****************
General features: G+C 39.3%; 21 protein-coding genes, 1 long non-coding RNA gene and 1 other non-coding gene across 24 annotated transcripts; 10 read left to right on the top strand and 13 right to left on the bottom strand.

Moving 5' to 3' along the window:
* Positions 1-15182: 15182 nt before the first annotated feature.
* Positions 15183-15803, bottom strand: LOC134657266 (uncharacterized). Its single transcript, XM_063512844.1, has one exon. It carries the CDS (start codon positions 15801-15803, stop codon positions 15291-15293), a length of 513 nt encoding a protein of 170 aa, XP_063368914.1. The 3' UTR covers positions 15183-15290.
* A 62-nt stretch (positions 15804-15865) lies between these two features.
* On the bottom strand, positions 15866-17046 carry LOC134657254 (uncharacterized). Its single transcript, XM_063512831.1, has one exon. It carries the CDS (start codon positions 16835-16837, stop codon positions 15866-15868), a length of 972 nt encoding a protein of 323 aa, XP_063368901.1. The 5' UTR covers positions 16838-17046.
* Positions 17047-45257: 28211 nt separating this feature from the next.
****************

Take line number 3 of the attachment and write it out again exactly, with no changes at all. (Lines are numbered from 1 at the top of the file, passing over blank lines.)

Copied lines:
* Positions 1-15182: 15182 nt before the first annotated feature.